The ecosystem approach to fisheries – science driven or issue driven?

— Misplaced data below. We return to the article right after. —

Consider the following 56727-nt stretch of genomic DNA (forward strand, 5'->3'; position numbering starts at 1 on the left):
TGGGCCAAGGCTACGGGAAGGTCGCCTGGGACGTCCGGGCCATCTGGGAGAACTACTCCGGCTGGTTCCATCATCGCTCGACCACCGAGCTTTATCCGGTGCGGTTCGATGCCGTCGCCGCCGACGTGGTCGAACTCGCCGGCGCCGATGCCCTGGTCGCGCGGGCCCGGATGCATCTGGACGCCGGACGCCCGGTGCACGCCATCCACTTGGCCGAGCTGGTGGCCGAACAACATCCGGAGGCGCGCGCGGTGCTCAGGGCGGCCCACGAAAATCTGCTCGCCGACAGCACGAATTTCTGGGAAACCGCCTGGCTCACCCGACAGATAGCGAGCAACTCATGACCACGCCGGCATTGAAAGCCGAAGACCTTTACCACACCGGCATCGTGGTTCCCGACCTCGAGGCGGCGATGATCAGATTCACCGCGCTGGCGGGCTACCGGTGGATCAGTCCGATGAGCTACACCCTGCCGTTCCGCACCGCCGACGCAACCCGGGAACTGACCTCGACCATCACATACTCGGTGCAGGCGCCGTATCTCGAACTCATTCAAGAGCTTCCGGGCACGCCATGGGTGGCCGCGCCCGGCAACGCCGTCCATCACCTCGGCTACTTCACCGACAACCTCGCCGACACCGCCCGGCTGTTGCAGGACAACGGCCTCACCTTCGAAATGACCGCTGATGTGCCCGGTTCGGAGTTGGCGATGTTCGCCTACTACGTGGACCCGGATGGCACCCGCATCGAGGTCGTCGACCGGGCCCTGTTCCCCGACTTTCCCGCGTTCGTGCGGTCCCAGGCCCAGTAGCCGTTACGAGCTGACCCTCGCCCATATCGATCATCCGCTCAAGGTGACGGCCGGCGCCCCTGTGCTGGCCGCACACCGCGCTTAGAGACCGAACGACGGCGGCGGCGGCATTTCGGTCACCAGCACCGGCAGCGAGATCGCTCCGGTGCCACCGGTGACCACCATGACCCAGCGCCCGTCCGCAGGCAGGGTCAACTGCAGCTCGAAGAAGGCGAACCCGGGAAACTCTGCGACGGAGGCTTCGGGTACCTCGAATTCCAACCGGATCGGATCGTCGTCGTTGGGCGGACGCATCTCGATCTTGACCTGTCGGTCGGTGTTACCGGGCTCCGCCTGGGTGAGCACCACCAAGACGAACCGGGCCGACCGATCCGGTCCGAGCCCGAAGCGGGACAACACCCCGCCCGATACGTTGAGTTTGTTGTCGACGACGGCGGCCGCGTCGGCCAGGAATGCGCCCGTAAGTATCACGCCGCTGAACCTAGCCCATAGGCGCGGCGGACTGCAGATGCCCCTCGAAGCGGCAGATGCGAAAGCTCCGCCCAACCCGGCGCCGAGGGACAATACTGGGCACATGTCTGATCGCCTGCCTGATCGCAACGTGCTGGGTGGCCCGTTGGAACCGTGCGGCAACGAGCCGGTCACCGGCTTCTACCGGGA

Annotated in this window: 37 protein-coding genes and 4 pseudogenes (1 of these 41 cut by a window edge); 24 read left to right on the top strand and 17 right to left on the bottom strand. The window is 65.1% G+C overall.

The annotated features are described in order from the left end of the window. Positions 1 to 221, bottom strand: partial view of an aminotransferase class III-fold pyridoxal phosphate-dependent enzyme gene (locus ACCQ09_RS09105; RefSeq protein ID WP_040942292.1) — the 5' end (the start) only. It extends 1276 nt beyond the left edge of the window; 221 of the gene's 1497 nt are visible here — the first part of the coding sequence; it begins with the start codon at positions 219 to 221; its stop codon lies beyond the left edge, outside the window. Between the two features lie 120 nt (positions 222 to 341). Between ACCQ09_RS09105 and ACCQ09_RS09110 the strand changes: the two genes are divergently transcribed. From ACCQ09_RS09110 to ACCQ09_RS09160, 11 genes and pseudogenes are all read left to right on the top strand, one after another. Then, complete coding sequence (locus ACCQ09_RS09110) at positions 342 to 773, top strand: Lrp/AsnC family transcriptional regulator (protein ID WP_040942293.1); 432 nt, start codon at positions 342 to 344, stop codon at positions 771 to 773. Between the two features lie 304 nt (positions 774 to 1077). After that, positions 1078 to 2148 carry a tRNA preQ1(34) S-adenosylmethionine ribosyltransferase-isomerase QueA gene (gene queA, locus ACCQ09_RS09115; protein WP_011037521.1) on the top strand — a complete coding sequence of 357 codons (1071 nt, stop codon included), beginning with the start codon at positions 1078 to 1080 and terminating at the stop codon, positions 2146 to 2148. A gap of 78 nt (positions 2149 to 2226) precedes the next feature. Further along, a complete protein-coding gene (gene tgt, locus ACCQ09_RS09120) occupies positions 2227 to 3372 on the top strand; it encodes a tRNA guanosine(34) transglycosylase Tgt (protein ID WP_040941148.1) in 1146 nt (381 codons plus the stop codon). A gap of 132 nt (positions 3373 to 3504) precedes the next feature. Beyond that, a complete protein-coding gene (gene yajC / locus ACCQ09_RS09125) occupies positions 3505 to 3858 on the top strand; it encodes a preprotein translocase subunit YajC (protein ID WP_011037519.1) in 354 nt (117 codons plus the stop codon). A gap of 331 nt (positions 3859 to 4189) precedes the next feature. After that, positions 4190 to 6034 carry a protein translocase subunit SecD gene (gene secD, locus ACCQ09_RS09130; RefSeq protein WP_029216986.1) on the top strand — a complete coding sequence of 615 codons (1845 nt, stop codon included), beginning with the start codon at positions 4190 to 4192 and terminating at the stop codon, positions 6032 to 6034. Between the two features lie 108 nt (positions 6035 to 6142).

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The ecosystem approach to fisheries (EAF) represents a multi-objective aiming at 1) broadening the management perspectives from single species to including ecosystems considerations, 2) maintaining a precautionary approach and 3) increasing the involvement of stakeholders. ICES, as a science community and provider of advice, has a particular responsibility in these respects, but developing advice in accordance with the EAF has proven difficult and time consuming. In this paper, I discuss the role of science for the EAF in terms of applied versus basic research and in terms of type-I, II and III errors. I argue that the science community augment two problems in our demand for political attention to knowledge gaps, often in our own field of interest. First, the managers are implicitly advised to postpone the EAF until the knowledge gaps are filled, which is in contradiction with the precautionary approach. Second, this may take attention away from more urgent ecosystem issues. One solution to this problem is to consider scientists as stakeholders and involve all interested parties when deciding what should be the present priority of ecosystem issues. As ICES is not in power to arrange this, an alternative is that ICES carries out this exercise itself among its own scientists. I briefly discuss how this can be done. Keywords: EAF, participation, transparency, uncertainty